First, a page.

March 14, 2013
Dear Friend of Blackwater,
Signs of Spring are all around us in the High Alleghenies!
Red Skunk Cabbage spikes are pushing up through the snow. Yellow catkins, filled with pollen, dangle from dainty hazelnut bushes, and the secretive woodcock has begun its celestial courtship, dance at dusk in the moist meadows of Canaan Valley. "Ginny" the West Virginia Flying Squirrel is nursing her babies, deep in her warm nest in a hollow tree.
Tiny Indiana Bats should be emerging from their winter caves, and moving to trees in the forest -- to have their babies. The bats gather in maternity colonies, made up of dozens of mother bats, each with a single pup.
Indiana bats protect the ecological balance in our high mountain forests by eating one thousand mosquitoes, moths, and other nighttime insects per hour. But will there be any Indiana bats -- or their cousins, the little brown bats -- to keep forest insect populations in check?
An epidemic of White-Nose Syndrome fungus is causing the rapid downward spiral of Indiana and little brown bat populations. The Fish and Wildlife Service estimates that 5 to 7 million cave-dwelling bats in the East have died of this syndrome -- and there is no cure!! Recent research shows that the pathogen lives on in cave soil, even after all the bats are gone. To survive, bats may have to find new caves to hibernate in through the winter.
Today, Friends of Blackwater needs your help and support to make sure these tiny creatures have a fighting chance, and that their emergence from caves in April remains part of Springtime in our High Allegheny mountains – for all of us.
What are we doing to help the bats survive?? On February 28, 2013, Friends of Blackwater's lawyers sent a Notice of Intent to Sue letter to the Monongahela National Forest managers – the people who manage our public land in the Highlands.
Our Notice Letter – over eighty-six pages of science and law! – shows how the proposed massive Upper Greenbrier North timbering project will destroy critical habitat for endangered bats that live between Gaudineer Knob and Blister Swamp -- in the headwaters of the Greenbrier River, and next to the headwaters of the Potomac.
The Notice Letter shows how in their rush to "get out the cut," government officials are ignoring the huge downward spiral of endangered bat colonies. New research shows that every endangered bat cave in West Virginia that was surveyed in 2012-13 was infected with the White-Nose Syndrome fungus. Mon Forest managers are ignoring this research – and violating the law.
Unless we push back strongly, it will be "business as usual" in the Mon Forest -- spraying herbicides, carving out new roads, and cutting timber, without regard for the endangered creatures that are at risk. If the proposed project is not modified, Friends of Blackwater will take legal action. These endangered species can't defend themselves – that's up to us. And we can't do it without your support.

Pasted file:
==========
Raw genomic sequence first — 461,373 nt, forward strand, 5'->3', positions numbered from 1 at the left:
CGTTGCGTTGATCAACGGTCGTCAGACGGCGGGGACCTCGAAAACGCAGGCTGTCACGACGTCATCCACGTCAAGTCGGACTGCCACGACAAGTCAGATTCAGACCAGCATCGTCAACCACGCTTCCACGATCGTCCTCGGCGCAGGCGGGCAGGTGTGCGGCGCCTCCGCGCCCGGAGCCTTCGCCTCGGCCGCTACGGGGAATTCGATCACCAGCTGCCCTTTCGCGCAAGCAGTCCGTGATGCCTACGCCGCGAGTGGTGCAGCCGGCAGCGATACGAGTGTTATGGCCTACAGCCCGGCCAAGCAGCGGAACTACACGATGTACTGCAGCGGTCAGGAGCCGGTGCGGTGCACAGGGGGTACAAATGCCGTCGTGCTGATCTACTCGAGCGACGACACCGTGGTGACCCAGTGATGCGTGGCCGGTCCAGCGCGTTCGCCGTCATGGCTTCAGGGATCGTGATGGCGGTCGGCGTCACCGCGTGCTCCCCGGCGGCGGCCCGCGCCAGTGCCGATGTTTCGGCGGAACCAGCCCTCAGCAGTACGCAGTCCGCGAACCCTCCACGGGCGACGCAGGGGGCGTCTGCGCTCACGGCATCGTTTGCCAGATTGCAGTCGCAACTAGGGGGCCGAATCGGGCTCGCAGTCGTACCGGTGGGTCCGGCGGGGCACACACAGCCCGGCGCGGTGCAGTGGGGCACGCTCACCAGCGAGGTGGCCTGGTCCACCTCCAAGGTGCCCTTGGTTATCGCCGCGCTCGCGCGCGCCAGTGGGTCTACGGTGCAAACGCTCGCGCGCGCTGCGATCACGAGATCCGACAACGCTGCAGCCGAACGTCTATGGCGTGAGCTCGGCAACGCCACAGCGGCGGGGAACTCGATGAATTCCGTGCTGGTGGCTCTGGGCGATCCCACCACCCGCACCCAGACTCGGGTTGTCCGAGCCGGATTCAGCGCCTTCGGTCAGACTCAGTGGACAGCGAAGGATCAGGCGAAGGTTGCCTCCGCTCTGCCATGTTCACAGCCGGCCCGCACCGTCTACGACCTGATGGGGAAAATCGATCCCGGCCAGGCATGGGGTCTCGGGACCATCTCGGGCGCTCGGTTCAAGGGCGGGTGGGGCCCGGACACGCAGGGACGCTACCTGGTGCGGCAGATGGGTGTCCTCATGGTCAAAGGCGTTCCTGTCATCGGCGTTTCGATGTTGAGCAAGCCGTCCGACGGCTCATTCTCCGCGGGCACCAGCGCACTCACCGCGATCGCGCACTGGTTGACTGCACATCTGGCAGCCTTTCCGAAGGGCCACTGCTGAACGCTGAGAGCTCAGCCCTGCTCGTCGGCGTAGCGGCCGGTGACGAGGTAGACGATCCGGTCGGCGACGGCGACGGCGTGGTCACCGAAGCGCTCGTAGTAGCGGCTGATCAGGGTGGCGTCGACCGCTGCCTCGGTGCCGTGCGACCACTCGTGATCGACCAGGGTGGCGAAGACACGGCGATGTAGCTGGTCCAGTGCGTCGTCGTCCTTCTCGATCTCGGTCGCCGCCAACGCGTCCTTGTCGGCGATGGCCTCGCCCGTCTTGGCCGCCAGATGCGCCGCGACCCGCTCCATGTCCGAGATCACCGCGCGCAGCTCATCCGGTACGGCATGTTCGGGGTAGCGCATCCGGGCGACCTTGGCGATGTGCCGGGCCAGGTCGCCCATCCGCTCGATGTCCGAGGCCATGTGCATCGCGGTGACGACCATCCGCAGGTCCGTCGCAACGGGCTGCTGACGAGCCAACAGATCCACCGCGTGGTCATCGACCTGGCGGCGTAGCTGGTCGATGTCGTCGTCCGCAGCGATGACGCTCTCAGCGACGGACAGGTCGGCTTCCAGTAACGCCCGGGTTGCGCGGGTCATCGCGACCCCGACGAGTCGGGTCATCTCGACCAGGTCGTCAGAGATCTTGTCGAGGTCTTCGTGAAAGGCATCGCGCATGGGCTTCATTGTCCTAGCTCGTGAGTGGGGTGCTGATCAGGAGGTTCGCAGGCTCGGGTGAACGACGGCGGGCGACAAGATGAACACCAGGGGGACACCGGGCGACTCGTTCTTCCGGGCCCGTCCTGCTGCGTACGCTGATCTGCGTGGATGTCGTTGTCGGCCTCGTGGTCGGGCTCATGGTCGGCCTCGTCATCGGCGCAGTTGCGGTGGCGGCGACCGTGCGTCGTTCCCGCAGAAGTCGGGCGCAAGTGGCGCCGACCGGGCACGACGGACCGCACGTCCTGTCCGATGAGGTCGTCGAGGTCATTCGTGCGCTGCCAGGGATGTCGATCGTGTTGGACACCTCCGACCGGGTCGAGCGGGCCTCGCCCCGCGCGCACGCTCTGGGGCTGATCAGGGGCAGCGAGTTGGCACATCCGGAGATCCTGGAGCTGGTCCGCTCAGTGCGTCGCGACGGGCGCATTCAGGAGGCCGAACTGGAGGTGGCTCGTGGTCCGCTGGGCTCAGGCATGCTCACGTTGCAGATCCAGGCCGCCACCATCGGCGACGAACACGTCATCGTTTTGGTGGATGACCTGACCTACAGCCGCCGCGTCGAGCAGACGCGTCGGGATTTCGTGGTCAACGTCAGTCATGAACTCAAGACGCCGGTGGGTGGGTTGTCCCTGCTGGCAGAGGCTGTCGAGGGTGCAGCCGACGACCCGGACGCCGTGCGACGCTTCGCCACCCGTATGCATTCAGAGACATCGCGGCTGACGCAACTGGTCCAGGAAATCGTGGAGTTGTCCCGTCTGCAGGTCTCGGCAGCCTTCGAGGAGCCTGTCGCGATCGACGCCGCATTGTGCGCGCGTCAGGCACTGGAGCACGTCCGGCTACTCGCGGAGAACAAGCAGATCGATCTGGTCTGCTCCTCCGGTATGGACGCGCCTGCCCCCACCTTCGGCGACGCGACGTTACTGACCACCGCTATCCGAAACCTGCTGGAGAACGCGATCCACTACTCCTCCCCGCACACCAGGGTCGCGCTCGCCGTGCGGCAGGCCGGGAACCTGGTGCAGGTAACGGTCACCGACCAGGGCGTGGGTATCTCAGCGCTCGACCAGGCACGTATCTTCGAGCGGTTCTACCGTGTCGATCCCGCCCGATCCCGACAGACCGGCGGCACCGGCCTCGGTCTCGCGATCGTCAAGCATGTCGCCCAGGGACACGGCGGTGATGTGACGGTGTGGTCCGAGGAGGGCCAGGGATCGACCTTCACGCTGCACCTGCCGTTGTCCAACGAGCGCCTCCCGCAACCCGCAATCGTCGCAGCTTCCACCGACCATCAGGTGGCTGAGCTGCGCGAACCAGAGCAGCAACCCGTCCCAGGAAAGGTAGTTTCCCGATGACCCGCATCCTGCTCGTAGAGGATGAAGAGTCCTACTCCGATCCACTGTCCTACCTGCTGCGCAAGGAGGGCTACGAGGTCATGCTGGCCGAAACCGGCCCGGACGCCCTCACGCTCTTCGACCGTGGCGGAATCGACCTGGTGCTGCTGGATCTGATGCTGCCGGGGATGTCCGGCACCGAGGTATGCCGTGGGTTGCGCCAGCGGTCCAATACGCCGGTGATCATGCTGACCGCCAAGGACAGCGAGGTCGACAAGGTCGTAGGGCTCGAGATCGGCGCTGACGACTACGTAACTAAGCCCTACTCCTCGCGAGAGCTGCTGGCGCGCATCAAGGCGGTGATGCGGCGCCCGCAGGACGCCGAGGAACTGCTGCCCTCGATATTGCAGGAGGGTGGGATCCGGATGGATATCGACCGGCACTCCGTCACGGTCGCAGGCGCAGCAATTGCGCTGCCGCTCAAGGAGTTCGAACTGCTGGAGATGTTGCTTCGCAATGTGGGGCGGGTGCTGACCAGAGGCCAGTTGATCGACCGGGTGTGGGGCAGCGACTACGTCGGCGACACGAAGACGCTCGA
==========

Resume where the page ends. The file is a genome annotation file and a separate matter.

This is just one example of our daily work at Friends of Blackwater. We have also pressured the Fish and Wildlife Service to create protections for the little brown bat, and they have begun a nationwide study of the issue. We expect them to take action in the next few months.
Friends of Blackwater has also challenged the Forest Service to take care of historic sites on our public land, and they have responded. They have installed interpretive signs in the Town of Thomas, and below the old Town of Coketon, along the historic Blackwater Canyon Rail Trail. This Spring, work begins on restoring an old railroad bridge (photo at right) over the North Fork of the Blackwater, to support hikers and bikers. This restoration will create a continuous, streamside, off-road trail from downtown Thomas to the historic coke ovens, along the river.
Friends of Blackwater has also received a grant from the West Virginia Department of Environmental Protect to develop a “State of the River Report” on the Blackwater River system. In the report, we will highlight water quality -- both good and bad -- in the watershed. We expect the report will lead to a reduction in water pollution.
We couldn’t do any of this work without your involvement and gifts! Because of your support, we have built miles of trails, added hundreds of acres to Blackwater Falls State Park, increased protection and restoration of historic sites, and cleaned up streams degraded by mining.
We are very grateful for all you have done to protect the Highlands. We can all be proud and glad that our "little bit of Canada in Appalachia" still welcomes all seekers of solitude, scenic views, pristine streams, rare wildlife, and treasured reminders of our past.
Please give generously, so we can make Spring in the Highlands safer for our most vulnerable creatures!